Close this search box.

Rent Free Film Review: Heartfelt Social Critique

Two men are asleep in the underground, leaning on one another, in the 2024 film Rent Free

With echoes of 2000s indie flicks, Fernando Andrés’s wickedly funny Rent Free follows two LGBT+ twenty-somethings as they couch-surf throughout Austin, Texas.

Director: Fernando Andrés
Genre: Drama, Comedy
Run Time: 93′
World Premiere: June 7, 2024
Release Date: TBA
Where to Watch: At the Tribeca Film Festival

There comes a time in one’s life, normally around the age of the protagonists of Rent Free, when it feels like the only thing anyone talks about is housing and how to afford it. Perhaps this is a uniquely 21st-century phenomenon, or has at least been exacerbated by recent housing crises in rich western nations; a film like this, where the words ‘rent’, ‘lease’ and ‘sub-let’ crop up in just about every conversation, feels like it could only have been made in the last few years.

After a plan to live a (rent-free) high life in New York is scuppered by a sexual indiscretion with one half of the couple hosting him, Ben (Jacob Roberts) is dragged back to Austin, Texas, the hometown he reviles, with best friend Jordan (David Treviño, of Storage Locker). When the latter, a sporadically employed photographer, breaks up with his long-suffering girlfriend, both men find themselves without a permanent dwelling. Instead of finding a new place together, they make a pact: try to spend the rest of the year without paying rent, then head back to the Big Apple with the money saved. It’s an inspired setup for a comedy-drama whose gentle satirical bite complements the endearing performances at its heart.

The film’s premise recalls 2000s mumblecore, with two flawed but charming figures embarking on modest inner journeys like the protagonists of Lynn Shelton’s Humpday or Joe Swanberg’s Drinking Buddies. There are shades of early Mark Duplass in Roberts, who portrays Ben with a spirited physicality and supreme comedic timing. Ben is sharp, brash and incredibly horny, driven by desire in all its forms, while Jordan is an altogether more listless being, cast adrift by the breakup he never saw coming. Roberts and Treviño really demonstrate their acting chops when the friends’ plan proves more difficult than expected and they move back into Ben’s childhood home. While this familial setting is an incubator for Jordan’s sense of worth and purpose, Ben regresses to a comically adolescent state; the way the leads interrelate as their characters evolve and diverge is impressive.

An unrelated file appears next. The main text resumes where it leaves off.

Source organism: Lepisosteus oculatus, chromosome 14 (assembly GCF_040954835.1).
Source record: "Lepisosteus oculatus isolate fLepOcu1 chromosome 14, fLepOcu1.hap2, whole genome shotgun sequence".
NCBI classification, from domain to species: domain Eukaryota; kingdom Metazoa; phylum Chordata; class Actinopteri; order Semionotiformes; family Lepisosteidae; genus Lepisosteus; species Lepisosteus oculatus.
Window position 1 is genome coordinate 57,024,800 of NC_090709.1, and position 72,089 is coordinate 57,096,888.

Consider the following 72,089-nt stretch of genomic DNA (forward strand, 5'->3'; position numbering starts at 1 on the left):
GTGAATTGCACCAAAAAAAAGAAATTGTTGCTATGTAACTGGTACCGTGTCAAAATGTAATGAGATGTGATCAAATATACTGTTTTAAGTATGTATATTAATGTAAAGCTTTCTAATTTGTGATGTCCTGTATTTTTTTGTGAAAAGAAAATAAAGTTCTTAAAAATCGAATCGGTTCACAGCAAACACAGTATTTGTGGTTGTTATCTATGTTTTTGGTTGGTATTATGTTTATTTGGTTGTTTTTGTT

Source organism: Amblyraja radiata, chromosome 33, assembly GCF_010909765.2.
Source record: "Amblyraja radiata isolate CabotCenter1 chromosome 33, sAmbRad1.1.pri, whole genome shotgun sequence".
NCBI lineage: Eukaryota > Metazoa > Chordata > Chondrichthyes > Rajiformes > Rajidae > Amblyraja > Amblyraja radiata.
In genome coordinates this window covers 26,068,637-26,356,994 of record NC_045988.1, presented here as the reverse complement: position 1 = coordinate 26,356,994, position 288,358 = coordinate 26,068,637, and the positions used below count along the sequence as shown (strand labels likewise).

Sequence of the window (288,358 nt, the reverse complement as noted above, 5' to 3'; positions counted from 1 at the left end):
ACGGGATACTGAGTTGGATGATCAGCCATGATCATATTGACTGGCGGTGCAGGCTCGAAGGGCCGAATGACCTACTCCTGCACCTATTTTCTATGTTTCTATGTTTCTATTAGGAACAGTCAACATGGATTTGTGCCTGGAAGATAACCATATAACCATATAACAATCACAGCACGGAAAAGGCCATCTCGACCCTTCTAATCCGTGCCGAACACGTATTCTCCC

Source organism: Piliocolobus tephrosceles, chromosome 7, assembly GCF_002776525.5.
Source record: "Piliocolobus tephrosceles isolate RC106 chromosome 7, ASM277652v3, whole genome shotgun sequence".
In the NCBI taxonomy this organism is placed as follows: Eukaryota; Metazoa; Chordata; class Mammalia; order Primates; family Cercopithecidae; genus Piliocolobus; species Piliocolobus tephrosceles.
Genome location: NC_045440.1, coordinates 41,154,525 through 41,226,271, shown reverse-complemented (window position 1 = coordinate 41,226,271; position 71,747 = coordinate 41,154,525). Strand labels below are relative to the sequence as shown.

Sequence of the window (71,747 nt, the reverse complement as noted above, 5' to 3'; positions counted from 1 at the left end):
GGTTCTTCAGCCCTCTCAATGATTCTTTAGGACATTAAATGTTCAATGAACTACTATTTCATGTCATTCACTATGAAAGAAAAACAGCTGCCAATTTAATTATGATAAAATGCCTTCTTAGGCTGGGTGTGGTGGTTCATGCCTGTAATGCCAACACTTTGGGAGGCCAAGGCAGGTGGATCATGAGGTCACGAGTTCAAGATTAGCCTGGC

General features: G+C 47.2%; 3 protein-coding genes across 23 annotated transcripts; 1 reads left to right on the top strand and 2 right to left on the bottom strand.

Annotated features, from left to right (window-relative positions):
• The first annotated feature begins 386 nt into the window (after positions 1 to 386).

When they’re not sleeping in bunkbeds and picking up odd jobs, the two friends fraternise with potheads, academics and local LGBT+ circles, soundtracked by Andrew Savage and other contemporary indie darlings. Ticking these boxes places Rent Free firmly in the tradition of the low-budget US cinema where the generation of Noah Baumbach and Greta Gerwig found its feet, but it’s very much a 2020s update. There are swipes at the gig economy and social media – one character works for Facebook where he removes inappropriate content, describing himself as ‘numb to everything’ – and a nuanced consideration of the place of bisexual people in the wider queer community that one can’t imagine showing up in a film like this 15 years ago.

Two men are sleeping in a wooden bunk bed in the 2024 film Rent Free
Rent Free (Visit Films / 2024 Tribeca Film Festival)

The aesthetic of Rent Free is very of its moment; director and cinematographer Fernando Andrés employs pastel colours and a hi-res Netflix-era sheen, each scene professionally lit and meticulously composed with today’s young audience in mind. Undoubtedly designed to involve us in the fast-paced, impulsive nature of its characters’ experiences, the speed at which we move between shots and scenes is a far cry from the drawn-out long takes of some of Andrés’s aforementioned forebears. It works for the most part, but the choppiness of the editing sometimes undermines the film’s brilliantly excruciating humour and the catharsis that finally arrives in its later scenes. With such well-crafted characters and atmospheres, it wouldn’t hurt to bask in some moments for just a little longer.

Rent Free is no easy film to pin down: wickedly sardonic with a beating heart; an LGBT+ film with more to say about friendship than sexuality; a road trip movie spent almost entirely in the same city. This defiance against generic convention feels entirely in step with the precarious, subversive lifestyles of the film’s characters, who, despite their faults, are portrayed with an affection that transfers effortlessly to the viewer. Such a deft balance of irony and warmth is hard to come by in contemporary cinema; we should cherish it.

Rent Free premiered at the Tribeca Film Festival on June 7, 2024. Read our list of 15 films to watch at the 2024 Tribeca Film Festival!

A Desert Film Review: Stylish But Hollow – Loud And Clear Reviews
Memorable visuals and slick editing can’t mask the deeper issues with A Desert — namely, the flimsy narrative and glacial pacing.
Thank you for reading us! If you’d like to help us continue to bring you our coverage of films and TV and keep the site completely free for everyone, please consider a donation.